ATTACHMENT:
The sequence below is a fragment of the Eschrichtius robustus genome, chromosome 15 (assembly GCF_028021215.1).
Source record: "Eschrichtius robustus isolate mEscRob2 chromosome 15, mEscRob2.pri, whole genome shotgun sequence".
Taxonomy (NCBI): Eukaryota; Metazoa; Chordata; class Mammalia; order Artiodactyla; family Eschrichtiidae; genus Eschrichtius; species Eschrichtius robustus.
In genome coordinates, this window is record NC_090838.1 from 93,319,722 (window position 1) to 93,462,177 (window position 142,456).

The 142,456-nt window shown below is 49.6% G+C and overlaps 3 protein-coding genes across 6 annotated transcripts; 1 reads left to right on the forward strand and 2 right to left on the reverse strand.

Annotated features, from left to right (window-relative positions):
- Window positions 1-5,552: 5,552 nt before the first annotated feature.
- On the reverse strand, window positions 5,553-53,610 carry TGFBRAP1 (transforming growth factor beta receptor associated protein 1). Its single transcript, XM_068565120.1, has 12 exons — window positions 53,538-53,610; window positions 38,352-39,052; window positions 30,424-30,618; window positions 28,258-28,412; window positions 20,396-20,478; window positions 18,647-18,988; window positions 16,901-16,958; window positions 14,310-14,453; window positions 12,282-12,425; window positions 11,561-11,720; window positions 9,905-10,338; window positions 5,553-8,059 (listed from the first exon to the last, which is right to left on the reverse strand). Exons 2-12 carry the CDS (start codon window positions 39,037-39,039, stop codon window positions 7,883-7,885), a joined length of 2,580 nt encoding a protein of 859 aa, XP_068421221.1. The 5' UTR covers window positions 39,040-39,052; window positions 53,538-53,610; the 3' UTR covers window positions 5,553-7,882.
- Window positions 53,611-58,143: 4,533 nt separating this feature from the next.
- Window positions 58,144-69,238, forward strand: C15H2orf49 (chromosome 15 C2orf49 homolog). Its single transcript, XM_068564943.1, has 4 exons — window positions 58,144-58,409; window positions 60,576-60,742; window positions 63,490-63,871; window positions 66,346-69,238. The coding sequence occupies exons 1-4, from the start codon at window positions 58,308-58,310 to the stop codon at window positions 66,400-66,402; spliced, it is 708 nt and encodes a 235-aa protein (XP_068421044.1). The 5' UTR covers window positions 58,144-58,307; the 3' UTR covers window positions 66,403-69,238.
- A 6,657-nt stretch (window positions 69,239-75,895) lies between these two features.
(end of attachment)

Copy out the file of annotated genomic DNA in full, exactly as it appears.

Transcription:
The sequence below is a fragment of the Eschrichtius robustus genome, chromosome 15 (assembly GCF_028021215.1).
Source record: "Eschrichtius robustus isolate mEscRob2 chromosome 15, mEscRob2.pri, whole genome shotgun sequence".
Taxonomy (NCBI): Eukaryota; Metazoa; Chordata; class Mammalia; order Artiodactyla; family Eschrichtiidae; genus Eschrichtius; species Eschrichtius robustus.
In genome coordinates, this window is record NC_090838.1 from 93,319,722 (window position 1) to 93,462,177 (window position 142,456).

The 142,456-nt window shown below is 49.6% G+C and overlaps 3 protein-coding genes across 6 annotated transcripts; 1 reads left to right on the forward strand and 2 right to left on the reverse strand.

Annotated features, from left to right (window-relative positions):
- Window positions 1-5,552: 5,552 nt before the first annotated feature.
- On the reverse strand, window positions 5,553-53,610 carry TGFBRAP1 (transforming growth factor beta receptor associated protein 1). Its single transcript, XM_068565120.1, has 12 exons — window positions 53,538-53,610; window positions 38,352-39,052; window positions 30,424-30,618; window positions 28,258-28,412; window positions 20,396-20,478; window positions 18,647-18,988; window positions 16,901-16,958; window positions 14,310-14,453; window positions 12,282-12,425; window positions 11,561-11,720; window positions 9,905-10,338; window positions 5,553-8,059 (listed from the first exon to the last, which is right to left on the reverse strand). Exons 2-12 carry the CDS (start codon window positions 39,037-39,039, stop codon window positions 7,883-7,885), a joined length of 2,580 nt encoding a protein of 859 aa, XP_068421221.1. The 5' UTR covers window positions 39,040-39,052; window positions 53,538-53,610; the 3' UTR covers window positions 5,553-7,882.
- Window positions 53,611-58,143: 4,533 nt separating this feature from the next.
- Window positions 58,144-69,238, forward strand: C15H2orf49 (chromosome 15 C2orf49 homolog). Its single transcript, XM_068564943.1, has 4 exons — window positions 58,144-58,409; window positions 60,576-60,742; window positions 63,490-63,871; window positions 66,346-69,238. The coding sequence occupies exons 1-4, from the start codon at window positions 58,308-58,310 to the stop codon at window positions 66,400-66,402; spliced, it is 708 nt and encodes a 235-aa protein (XP_068421044.1). The 5' UTR covers window positions 58,144-58,307; the 3' UTR covers window positions 66,403-69,238.
- A 6,657-nt stretch (window positions 69,239-75,895) lies between these two features.